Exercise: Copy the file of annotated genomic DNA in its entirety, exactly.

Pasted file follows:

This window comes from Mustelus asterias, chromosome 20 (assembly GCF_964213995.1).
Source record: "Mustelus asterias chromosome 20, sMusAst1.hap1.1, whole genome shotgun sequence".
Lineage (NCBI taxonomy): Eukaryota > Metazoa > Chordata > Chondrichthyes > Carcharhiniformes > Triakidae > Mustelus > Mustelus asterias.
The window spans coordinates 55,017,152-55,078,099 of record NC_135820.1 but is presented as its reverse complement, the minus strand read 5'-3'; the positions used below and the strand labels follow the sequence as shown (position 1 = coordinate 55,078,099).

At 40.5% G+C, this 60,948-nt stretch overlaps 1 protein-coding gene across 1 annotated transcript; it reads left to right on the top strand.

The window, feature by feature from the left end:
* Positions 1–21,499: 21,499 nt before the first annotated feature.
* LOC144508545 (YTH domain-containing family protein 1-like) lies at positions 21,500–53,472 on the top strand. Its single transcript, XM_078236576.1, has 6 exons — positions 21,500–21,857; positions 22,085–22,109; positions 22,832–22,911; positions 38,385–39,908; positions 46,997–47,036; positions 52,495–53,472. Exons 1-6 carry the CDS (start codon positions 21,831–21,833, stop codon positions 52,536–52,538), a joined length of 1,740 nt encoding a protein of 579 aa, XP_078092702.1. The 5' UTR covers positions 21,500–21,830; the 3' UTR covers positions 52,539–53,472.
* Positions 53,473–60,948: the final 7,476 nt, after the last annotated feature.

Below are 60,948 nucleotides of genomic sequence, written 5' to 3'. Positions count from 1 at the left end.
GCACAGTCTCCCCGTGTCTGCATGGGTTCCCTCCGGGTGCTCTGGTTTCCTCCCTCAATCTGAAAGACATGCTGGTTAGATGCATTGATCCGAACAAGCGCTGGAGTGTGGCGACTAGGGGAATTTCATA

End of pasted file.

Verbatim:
This window comes from Mustelus asterias, chromosome 20 (assembly GCF_964213995.1).
Source record: "Mustelus asterias chromosome 20, sMusAst1.hap1.1, whole genome shotgun sequence".
Lineage (NCBI taxonomy): Eukaryota > Metazoa > Chordata > Chondrichthyes > Carcharhiniformes > Triakidae > Mustelus > Mustelus asterias.
The window spans coordinates 55,017,152-55,078,099 of record NC_135820.1 but is presented as its reverse complement, the minus strand read 5'-3'; the positions used below and the strand labels follow the sequence as shown (position 1 = coordinate 55,078,099).

At 40.5% G+C, this 60,948-nt stretch overlaps 1 protein-coding gene across 1 annotated transcript; it reads left to right on the top strand.

The window, feature by feature from the left end:
* Positions 1–21,499: 21,499 nt before the first annotated feature.
* LOC144508545 (YTH domain-containing family protein 1-like) lies at positions 21,500–53,472 on the top strand. Its single transcript, XM_078236576.1, has 6 exons — positions 21,500–21,857; positions 22,085–22,109; positions 22,832–22,911; positions 38,385–39,908; positions 46,997–47,036; positions 52,495–53,472. Exons 1-6 carry the CDS (start codon positions 21,831–21,833, stop codon positions 52,536–52,538), a joined length of 1,740 nt encoding a protein of 579 aa, XP_078092702.1. The 5' UTR covers positions 21,500–21,830; the 3' UTR covers positions 52,539–53,472.
* Positions 53,473–60,948: the final 7,476 nt, after the last annotated feature.

Below are 60,948 nucleotides of genomic sequence, written 5' to 3'. Positions count from 1 at the left end.
GCACAGTCTCCCCGTGTCTGCATGGGTTCCCTCCGGGTGCTCTGGTTTCCTCCCTCAATCTGAAAGACATGCTGGTTAGATGCATTGATCCGAACAAGCGCTGGAGTGTGGCGACTAGGGGAATTTCATA